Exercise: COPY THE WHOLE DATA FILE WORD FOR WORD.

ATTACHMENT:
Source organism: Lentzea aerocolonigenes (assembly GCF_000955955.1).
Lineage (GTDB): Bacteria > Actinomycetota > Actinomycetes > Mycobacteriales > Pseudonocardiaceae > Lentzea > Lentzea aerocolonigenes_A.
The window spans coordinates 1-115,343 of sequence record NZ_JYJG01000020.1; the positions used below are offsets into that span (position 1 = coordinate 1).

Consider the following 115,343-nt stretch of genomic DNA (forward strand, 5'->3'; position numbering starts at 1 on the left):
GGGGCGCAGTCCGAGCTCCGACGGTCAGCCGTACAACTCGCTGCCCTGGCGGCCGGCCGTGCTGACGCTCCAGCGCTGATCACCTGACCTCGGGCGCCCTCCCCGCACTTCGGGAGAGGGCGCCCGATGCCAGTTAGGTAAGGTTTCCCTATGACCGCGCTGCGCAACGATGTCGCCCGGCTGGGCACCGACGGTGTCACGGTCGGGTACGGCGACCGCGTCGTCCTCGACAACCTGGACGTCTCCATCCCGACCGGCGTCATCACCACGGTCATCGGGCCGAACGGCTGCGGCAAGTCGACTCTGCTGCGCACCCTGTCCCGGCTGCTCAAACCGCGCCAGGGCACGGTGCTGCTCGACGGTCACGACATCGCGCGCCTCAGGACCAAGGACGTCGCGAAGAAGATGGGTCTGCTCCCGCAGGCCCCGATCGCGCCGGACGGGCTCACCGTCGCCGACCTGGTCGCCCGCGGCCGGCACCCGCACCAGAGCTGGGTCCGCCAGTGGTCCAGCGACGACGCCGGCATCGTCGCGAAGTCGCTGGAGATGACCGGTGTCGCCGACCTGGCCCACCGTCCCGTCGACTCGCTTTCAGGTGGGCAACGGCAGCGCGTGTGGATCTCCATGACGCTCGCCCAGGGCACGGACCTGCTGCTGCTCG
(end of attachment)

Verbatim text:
Source organism: Lentzea aerocolonigenes (assembly GCF_000955955.1).
Lineage (GTDB): Bacteria > Actinomycetota > Actinomycetes > Mycobacteriales > Pseudonocardiaceae > Lentzea > Lentzea aerocolonigenes_A.
The window spans coordinates 1-115,343 of sequence record NZ_JYJG01000020.1; the positions used below are offsets into that span (position 1 = coordinate 1).

Consider the following 115,343-nt stretch of genomic DNA (forward strand, 5'->3'; position numbering starts at 1 on the left):
GGGGCGCAGTCCGAGCTCCGACGGTCAGCCGTACAACTCGCTGCCCTGGCGGCCGGCCGTGCTGACGCTCCAGCGCTGATCACCTGACCTCGGGCGCCCTCCCCGCACTTCGGGAGAGGGCGCCCGATGCCAGTTAGGTAAGGTTTCCCTATGACCGCGCTGCGCAACGATGTCGCCCGGCTGGGCACCGACGGTGTCACGGTCGGGTACGGCGACCGCGTCGTCCTCGACAACCTGGACGTCTCCATCCCGACCGGCGTCATCACCACGGTCATCGGGCCGAACGGCTGCGGCAAGTCGACTCTGCTGCGCACCCTGTCCCGGCTGCTCAAACCGCGCCAGGGCACGGTGCTGCTCGACGGTCACGACATCGCGCGCCTCAGGACCAAGGACGTCGCGAAGAAGATGGGTCTGCTCCCGCAGGCCCCGATCGCGCCGGACGGGCTCACCGTCGCCGACCTGGTCGCCCGCGGCCGGCACCCGCACCAGAGCTGGGTCCGCCAGTGGTCCAGCGACGACGCCGGCATCGTCGCGAAGTCGCTGGAGATGACCGGTGTCGCCGACCTGGCCCACCGTCCCGTCGACTCGCTTTCAGGTGGGCAACGGCAGCGCGTGTGGATCTCCATGACGCTCGCCCAGGGCACGGACCTGCTGCTGCTCG